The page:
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What are your interests?

Administrative?

Administrative

Administrative people are interested in work that offers security and a sense of being part of a larger process. They may be at their most productive under supervisors who give clear guidelines and while performing routine tasks in a methodical and reliable way.

They tend to enjoy clerical and most forms of office work, where they perform essential administrative duties. They often form the backbone of large and small organisations alike. They may enjoy being in charge of office filing systems, and using computers and other office equipment to keep things running smoothly. They usually like routine work hours and prefer comfortable indoor workplaces.

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Using STEM to understand ourselves

Using STEM to understand ourselves

Data Analytics adds value

“I work at DCU developing new technologies to help us understand ourselves. We develop smarter methods for the collection of information about a person’s health and performance including those related to moods, decisions and physical well-being — all with their consent. With these varied datasets we use artificial intelligence, or AI, to make sense of what we have measured.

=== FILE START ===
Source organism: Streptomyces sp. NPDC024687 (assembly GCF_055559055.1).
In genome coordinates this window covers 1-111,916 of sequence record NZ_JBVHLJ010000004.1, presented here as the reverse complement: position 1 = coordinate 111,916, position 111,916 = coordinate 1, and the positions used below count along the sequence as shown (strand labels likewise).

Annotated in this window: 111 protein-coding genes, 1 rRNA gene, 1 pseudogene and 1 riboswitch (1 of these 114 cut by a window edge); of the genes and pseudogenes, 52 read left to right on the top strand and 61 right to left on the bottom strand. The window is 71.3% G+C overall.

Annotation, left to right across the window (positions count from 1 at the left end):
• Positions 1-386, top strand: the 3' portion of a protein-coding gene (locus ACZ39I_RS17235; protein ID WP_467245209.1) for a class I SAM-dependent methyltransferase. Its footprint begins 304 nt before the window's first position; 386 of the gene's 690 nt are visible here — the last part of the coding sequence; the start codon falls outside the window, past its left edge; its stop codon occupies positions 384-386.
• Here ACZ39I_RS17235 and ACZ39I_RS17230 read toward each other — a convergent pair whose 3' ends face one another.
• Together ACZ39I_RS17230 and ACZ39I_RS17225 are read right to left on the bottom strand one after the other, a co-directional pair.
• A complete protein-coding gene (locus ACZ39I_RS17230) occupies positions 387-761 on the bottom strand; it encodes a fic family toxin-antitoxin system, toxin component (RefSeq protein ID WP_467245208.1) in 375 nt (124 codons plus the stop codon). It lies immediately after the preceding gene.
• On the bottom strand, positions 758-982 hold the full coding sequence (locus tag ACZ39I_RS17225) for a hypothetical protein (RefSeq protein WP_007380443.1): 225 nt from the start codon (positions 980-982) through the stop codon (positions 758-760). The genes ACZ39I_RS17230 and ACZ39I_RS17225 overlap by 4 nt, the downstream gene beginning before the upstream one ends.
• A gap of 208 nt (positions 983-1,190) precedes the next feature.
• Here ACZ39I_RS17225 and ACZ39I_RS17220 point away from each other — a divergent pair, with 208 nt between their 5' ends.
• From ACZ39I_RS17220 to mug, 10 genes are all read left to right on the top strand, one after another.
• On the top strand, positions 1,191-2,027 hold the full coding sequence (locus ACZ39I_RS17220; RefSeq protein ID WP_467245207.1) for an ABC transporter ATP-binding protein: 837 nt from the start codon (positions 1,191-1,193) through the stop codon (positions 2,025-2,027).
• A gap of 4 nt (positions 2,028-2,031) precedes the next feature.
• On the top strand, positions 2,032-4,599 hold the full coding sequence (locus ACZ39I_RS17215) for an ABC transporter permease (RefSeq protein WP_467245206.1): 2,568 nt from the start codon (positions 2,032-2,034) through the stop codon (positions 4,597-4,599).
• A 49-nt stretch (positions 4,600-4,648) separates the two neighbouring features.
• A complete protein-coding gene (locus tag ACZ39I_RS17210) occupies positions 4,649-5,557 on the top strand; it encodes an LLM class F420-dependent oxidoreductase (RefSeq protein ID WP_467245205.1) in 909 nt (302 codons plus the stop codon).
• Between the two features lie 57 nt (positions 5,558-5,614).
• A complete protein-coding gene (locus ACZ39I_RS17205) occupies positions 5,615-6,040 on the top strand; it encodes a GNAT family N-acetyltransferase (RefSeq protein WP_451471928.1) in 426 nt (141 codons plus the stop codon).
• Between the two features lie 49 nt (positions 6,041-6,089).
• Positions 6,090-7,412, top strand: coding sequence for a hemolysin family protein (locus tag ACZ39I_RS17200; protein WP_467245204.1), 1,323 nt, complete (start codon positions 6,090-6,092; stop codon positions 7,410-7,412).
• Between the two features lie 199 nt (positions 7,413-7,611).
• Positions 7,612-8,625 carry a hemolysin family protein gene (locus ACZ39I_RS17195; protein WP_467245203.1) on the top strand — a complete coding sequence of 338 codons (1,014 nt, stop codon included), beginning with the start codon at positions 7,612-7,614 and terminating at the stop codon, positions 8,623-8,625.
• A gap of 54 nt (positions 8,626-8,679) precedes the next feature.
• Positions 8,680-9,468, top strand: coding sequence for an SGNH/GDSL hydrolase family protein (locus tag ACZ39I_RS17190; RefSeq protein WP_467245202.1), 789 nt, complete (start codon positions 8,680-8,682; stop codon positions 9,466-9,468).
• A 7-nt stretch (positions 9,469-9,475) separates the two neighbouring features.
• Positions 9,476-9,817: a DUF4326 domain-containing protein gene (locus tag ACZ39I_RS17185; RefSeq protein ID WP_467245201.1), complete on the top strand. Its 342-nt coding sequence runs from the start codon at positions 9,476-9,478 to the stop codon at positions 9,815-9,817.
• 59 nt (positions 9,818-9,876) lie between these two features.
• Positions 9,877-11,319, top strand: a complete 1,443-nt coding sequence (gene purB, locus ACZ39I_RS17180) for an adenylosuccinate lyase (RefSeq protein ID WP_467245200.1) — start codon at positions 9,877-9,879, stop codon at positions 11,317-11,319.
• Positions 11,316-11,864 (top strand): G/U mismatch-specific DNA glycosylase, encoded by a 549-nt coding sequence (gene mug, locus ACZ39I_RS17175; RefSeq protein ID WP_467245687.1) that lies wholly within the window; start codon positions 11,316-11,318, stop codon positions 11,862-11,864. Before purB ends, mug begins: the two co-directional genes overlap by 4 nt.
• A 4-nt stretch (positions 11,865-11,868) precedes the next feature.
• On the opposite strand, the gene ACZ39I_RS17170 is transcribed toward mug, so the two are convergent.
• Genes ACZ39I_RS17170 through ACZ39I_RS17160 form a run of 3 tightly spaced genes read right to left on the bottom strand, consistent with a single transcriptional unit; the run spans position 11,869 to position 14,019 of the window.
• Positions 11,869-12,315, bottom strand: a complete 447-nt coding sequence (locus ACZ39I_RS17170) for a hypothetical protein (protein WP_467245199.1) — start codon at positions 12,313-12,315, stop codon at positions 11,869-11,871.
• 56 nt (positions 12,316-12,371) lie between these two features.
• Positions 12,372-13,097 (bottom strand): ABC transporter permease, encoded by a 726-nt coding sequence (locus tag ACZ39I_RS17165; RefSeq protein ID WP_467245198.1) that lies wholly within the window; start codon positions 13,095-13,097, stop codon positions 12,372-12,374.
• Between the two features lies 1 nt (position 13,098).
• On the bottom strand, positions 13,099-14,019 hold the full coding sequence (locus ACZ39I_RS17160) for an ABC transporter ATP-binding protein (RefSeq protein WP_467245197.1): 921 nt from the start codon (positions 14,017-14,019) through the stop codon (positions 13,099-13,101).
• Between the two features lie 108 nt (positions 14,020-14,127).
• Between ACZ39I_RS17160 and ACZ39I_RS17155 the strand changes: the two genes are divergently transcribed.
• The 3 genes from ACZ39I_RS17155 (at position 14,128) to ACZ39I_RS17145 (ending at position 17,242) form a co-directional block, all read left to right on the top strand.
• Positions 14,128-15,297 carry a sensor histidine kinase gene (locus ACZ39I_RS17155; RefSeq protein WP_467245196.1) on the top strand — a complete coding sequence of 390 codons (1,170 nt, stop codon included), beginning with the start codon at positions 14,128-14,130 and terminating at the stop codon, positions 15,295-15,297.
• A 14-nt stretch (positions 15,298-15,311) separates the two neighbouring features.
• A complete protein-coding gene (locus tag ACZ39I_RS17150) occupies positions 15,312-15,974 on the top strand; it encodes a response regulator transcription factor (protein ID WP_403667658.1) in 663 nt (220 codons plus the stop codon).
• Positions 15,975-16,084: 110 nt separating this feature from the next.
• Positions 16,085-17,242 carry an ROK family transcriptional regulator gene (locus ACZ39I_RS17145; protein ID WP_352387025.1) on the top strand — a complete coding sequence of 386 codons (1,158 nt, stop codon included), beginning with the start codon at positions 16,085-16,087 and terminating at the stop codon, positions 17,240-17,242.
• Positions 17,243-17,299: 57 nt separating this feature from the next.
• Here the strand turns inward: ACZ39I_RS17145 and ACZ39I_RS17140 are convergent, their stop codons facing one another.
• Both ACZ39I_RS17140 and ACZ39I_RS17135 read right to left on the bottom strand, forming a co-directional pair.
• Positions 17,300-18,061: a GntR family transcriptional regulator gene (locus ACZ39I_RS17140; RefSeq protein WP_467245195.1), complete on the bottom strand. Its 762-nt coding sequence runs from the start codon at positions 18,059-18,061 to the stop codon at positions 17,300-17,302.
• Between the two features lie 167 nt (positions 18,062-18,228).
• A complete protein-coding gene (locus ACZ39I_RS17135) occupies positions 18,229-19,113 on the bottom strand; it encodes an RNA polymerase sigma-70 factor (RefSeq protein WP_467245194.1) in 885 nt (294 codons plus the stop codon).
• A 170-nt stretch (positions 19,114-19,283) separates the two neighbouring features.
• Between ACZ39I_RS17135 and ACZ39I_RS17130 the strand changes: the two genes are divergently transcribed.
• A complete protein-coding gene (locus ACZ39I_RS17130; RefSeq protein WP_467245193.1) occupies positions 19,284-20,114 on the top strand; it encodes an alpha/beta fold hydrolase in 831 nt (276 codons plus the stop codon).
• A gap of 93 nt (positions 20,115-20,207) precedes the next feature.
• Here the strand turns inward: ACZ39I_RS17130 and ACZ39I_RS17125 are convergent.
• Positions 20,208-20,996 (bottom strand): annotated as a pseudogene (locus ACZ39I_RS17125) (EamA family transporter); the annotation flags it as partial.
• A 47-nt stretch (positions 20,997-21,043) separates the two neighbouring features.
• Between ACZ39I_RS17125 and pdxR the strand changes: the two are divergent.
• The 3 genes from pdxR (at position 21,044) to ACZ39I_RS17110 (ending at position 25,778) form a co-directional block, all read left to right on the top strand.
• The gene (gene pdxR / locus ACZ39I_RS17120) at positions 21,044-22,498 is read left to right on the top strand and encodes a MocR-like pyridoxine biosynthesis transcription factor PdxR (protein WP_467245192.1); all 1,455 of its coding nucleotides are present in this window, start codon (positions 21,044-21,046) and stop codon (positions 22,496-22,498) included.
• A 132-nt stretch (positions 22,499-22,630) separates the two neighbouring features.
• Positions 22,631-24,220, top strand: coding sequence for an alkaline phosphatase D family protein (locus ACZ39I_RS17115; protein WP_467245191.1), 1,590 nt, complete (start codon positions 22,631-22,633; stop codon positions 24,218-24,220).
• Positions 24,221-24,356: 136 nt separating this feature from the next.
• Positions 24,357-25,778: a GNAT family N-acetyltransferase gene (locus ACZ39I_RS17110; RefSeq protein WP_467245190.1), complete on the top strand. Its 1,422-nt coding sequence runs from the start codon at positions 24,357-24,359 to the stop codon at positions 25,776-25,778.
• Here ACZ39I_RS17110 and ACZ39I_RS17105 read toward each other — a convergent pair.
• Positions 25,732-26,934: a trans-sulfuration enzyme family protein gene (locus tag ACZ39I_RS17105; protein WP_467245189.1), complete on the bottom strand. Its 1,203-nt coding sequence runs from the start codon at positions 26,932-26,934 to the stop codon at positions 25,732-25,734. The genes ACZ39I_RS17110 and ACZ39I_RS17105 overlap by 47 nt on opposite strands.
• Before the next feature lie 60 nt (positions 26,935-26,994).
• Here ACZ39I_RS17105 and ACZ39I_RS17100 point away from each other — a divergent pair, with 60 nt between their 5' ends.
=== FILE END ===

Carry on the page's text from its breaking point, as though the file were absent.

With this approach we are exploring new ways to assess mood disorders, provide advanced warnings of seizure for those with epilepsy and to understand pain and fatigue patterns among different populations. I am also interested in learning more about how people make decisions in the real world outside the laboratory, especially in the context of financial choices.

To do this, we work with doctors, nurses, psychologists, engineers, chemists, social scientists, behavioural economists, experts in computers and statistics, as well as patients and their families.”

Professor Tomas Ward, AIB Chair in Data Analytics, DCU.

To read more about the Computers and ICT sector, click here. Use the occupational database to further research careers in Data.

Don’t forget to use the coursefinder to see all Data-related courses in Ireland.


Article brought to you by "A World of Opportunities: How Science, Technology and Engineering are Transforming the Careers of the Future" published by Dublin City University. 

Prof Tomas Ward, DCU